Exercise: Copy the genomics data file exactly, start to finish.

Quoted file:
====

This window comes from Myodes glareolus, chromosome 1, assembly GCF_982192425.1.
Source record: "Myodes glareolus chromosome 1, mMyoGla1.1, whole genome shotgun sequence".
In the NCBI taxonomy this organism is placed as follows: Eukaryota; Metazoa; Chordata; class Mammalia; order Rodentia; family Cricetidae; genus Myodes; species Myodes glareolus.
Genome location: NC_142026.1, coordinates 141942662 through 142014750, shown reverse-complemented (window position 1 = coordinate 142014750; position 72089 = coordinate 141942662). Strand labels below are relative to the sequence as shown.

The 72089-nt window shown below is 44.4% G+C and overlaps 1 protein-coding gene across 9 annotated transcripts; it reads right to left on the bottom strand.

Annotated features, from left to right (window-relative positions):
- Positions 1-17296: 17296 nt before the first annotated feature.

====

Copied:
This window comes from Myodes glareolus, chromosome 1, assembly GCF_982192425.1.
Source record: "Myodes glareolus chromosome 1, mMyoGla1.1, whole genome shotgun sequence".
In the NCBI taxonomy this organism is placed as follows: Eukaryota; Metazoa; Chordata; class Mammalia; order Rodentia; family Cricetidae; genus Myodes; species Myodes glareolus.
Genome location: NC_142026.1, coordinates 141942662 through 142014750, shown reverse-complemented (window position 1 = coordinate 142014750; position 72089 = coordinate 141942662). Strand labels below are relative to the sequence as shown.

The 72089-nt window shown below is 44.4% G+C and overlaps 1 protein-coding gene across 9 annotated transcripts; it reads right to left on the bottom strand.

Annotated features, from left to right (window-relative positions):
- Positions 1-17296: 17296 nt before the first annotated feature.